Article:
“The local blue stocking, or the woman who read a few books, would stand up and thank us for bringing culture to our little town,” he said. recalled. “During these long journeys we improvised, people sang songs, recited poetry, and I sat in the back of the bus pretending to be the provincial art woman.”
He first played Edna at a Melbourne University Revue show on December 13, 1955, and later at the Philip Street Revue Theater in Sydney.
In 1956, when Melbourne was hosting the Summer Olympics, Humphries masterfully pitched Edna to the press as a potential hostess for the athletes, so qualified, she said, because her house had wall-to-wall burgundy carpeting.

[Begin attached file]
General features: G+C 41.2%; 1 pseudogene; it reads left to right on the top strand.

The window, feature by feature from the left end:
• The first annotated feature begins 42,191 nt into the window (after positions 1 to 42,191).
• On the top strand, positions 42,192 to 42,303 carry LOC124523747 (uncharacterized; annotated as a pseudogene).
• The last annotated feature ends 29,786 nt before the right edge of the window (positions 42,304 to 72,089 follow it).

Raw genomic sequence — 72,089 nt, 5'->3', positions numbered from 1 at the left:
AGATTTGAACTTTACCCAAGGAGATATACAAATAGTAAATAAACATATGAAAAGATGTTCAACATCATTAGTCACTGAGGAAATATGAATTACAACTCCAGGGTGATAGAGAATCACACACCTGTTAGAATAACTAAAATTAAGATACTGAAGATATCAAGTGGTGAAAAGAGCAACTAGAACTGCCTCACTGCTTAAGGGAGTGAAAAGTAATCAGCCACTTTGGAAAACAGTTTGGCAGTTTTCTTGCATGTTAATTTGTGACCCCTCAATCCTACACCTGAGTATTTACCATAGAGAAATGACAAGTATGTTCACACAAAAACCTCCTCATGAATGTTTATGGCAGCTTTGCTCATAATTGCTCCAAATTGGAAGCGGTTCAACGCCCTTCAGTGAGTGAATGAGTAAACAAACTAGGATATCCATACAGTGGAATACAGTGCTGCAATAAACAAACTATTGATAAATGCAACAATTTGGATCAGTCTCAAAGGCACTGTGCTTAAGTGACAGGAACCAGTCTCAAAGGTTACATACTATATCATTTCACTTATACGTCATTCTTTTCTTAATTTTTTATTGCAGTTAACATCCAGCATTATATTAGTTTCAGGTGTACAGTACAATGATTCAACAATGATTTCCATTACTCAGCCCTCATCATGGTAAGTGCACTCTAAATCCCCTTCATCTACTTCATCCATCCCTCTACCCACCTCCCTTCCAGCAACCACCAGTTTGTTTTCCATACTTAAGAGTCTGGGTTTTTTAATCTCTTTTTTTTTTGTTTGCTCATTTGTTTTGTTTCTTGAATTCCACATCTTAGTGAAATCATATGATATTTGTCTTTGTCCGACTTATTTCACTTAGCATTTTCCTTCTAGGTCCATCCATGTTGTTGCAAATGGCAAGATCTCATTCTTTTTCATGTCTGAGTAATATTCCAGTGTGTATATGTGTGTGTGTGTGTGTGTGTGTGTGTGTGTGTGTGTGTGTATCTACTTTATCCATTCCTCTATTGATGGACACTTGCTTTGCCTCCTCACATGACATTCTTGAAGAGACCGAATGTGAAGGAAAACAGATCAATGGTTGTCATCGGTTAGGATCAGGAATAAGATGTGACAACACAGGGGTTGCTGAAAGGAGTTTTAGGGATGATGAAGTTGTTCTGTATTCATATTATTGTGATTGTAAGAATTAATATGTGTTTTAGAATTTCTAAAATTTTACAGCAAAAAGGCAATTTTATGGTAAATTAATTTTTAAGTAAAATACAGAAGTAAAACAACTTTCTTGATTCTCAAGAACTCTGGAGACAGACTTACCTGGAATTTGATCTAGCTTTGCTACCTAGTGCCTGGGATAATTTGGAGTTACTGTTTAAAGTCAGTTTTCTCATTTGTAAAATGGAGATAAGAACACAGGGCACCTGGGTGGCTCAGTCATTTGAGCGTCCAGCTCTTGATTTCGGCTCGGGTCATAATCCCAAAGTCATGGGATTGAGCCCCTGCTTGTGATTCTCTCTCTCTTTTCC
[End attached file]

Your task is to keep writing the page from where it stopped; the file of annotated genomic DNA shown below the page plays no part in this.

Many assumed the Moonee Ponds lady was an exaggerated version of his mother, Louisa, but Humphries said most of the character came from a “composite of the women of the period and many women in Australia today”.
Despite suffering from stage fright, he brought Edna to Broadway in 1999, 2004 and 2010 – winning a Drama Desk Award in the process – and to the Fox show Ally McBeal.
Meanwhile, Humphries played two other recurring characters: the drunken, politically incorrect diplomat Sir Les Patterson and the ruminating retired soldier Sandy Stone.
Patterson was conceived one night during a visit by Humphries and Beresford to the Australian consulate in London. Beresford recalled that “the Consul got drinks out of the fridge, and I could see Barry looking at him with these burning eyes … he watched him like a hawk all evening.”
Humphries knew a thing or two about alcoholism, and it nearly cost him his death in the 1970s. He was eventually treated at a private hospital and attended AA meetings and said he never drank again.